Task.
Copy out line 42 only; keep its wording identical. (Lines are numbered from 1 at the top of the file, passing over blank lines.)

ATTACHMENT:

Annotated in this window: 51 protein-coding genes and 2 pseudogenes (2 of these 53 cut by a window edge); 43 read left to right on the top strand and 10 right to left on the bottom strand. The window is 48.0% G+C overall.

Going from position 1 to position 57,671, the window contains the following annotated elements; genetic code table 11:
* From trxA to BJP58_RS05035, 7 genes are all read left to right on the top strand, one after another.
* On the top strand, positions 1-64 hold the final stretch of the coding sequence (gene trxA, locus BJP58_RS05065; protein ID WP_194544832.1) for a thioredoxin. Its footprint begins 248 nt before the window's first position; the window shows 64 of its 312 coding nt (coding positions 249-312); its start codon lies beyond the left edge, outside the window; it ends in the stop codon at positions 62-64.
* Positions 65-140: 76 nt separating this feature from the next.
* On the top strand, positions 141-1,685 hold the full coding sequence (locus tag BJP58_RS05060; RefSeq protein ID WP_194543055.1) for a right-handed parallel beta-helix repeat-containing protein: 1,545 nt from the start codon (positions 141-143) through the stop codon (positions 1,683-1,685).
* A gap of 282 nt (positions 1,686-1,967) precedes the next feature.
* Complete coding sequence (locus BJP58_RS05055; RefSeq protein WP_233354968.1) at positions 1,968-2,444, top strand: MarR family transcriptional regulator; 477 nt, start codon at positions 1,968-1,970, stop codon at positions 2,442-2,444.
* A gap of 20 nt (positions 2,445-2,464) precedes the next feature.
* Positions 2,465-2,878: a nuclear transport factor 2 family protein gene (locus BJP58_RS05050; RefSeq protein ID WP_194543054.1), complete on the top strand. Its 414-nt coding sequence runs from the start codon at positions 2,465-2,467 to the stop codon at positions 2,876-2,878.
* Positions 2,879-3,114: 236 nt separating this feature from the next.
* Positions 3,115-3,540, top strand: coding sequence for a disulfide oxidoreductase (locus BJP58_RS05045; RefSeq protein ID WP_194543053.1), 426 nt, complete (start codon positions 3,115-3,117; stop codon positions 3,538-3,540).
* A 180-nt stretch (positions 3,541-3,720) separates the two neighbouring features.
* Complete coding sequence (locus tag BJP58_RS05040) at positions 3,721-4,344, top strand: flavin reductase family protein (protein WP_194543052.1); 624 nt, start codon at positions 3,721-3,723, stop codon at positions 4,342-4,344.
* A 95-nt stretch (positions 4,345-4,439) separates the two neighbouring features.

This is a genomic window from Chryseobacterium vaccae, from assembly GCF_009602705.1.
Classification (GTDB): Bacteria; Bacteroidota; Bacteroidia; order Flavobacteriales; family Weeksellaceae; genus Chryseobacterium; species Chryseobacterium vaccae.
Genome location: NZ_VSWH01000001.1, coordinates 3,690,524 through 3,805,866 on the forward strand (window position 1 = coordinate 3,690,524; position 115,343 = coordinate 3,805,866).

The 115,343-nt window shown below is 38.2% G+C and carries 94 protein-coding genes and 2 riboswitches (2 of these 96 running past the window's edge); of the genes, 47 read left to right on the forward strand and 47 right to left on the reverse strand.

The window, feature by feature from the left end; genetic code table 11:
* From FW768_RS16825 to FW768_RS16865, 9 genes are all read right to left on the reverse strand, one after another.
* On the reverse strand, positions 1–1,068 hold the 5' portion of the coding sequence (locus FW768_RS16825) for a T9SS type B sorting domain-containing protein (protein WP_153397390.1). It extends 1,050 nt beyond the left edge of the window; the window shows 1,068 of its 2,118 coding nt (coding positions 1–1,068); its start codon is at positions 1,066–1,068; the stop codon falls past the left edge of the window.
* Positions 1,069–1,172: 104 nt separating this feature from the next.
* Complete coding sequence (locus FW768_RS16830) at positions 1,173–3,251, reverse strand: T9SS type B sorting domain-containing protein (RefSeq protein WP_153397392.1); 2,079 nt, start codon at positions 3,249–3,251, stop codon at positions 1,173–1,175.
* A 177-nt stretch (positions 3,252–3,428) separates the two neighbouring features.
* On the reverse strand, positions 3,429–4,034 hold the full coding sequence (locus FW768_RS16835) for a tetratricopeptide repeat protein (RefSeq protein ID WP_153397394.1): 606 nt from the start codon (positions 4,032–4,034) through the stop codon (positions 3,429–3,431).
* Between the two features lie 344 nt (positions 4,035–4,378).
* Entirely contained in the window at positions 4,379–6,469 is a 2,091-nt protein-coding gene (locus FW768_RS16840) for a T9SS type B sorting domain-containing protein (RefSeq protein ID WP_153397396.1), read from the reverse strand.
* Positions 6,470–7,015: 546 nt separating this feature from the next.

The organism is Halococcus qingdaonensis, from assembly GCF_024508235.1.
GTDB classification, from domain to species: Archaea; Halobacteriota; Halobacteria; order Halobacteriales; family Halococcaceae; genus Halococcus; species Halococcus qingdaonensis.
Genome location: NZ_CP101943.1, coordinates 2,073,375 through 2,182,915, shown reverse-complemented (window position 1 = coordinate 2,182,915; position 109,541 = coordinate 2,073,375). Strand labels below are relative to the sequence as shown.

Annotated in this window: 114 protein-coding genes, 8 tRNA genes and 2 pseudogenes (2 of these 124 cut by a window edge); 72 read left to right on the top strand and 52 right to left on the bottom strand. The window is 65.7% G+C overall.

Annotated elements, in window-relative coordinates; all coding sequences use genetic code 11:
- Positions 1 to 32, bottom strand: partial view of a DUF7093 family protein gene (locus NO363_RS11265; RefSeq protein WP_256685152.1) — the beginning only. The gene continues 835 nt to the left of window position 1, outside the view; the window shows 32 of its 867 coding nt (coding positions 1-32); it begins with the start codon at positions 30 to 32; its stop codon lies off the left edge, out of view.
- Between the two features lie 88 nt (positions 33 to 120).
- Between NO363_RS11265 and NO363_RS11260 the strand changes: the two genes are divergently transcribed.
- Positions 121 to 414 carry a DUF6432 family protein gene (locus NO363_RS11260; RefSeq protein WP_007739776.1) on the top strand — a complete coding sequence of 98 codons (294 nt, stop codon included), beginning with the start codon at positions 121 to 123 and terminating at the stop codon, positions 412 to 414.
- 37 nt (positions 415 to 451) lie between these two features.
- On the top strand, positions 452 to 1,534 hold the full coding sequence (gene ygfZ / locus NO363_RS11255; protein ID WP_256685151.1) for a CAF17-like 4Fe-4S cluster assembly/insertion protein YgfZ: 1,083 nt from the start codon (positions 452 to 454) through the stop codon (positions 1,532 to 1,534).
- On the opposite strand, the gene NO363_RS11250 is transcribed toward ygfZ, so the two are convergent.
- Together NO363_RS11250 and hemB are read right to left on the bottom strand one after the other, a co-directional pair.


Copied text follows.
- Together NO363_RS11250 and hemB are read right to left on the bottom strand one after the other, a co-directional pair.